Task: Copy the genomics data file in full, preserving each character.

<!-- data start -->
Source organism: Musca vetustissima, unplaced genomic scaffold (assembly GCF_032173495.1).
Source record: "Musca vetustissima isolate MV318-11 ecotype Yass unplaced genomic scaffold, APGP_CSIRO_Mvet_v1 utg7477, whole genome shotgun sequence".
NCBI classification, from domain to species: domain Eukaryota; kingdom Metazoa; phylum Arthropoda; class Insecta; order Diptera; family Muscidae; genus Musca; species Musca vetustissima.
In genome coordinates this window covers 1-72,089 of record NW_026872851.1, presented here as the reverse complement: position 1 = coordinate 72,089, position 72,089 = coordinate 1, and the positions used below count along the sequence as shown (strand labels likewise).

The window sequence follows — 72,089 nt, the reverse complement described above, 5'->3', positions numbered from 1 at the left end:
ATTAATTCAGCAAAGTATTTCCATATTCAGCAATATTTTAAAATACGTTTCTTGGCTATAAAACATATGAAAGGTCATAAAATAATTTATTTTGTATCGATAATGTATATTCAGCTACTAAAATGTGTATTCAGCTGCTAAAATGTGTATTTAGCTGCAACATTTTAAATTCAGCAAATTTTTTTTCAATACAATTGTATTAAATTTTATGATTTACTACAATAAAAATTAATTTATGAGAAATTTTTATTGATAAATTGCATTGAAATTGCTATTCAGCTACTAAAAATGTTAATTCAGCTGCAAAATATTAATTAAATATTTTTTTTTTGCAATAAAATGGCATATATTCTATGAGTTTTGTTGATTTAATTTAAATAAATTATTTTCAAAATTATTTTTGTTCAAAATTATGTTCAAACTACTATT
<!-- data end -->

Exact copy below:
Source organism: Musca vetustissima, unplaced genomic scaffold (assembly GCF_032173495.1).
Source record: "Musca vetustissima isolate MV318-11 ecotype Yass unplaced genomic scaffold, APGP_CSIRO_Mvet_v1 utg7477, whole genome shotgun sequence".
NCBI classification, from domain to species: domain Eukaryota; kingdom Metazoa; phylum Arthropoda; class Insecta; order Diptera; family Muscidae; genus Musca; species Musca vetustissima.
In genome coordinates this window covers 1-72,089 of record NW_026872851.1, presented here as the reverse complement: position 1 = coordinate 72,089, position 72,089 = coordinate 1, and the positions used below count along the sequence as shown (strand labels likewise).

The window sequence follows — 72,089 nt, the reverse complement described above, 5'->3', positions numbered from 1 at the left end:
ATTAATTCAGCAAAGTATTTCCATATTCAGCAATATTTTAAAATACGTTTCTTGGCTATAAAACATATGAAAGGTCATAAAATAATTTATTTTGTATCGATAATGTATATTCAGCTACTAAAATGTGTATTCAGCTGCTAAAATGTGTATTTAGCTGCAACATTTTAAATTCAGCAAATTTTTTTTCAATACAATTGTATTAAATTTTATGATTTACTACAATAAAAATTAATTTATGAGAAATTTTTATTGATAAATTGCATTGAAATTGCTATTCAGCTACTAAAAATGTTAATTCAGCTGCAAAATATTAATTAAATATTTTTTTTTTGCAATAAAATGGCATATATTCTATGAGTTTTGTTGATTTAATTTAAATAAATTATTTTCAAAATTATTTTTGTTCAAAATTATGTTCAAACTACTATT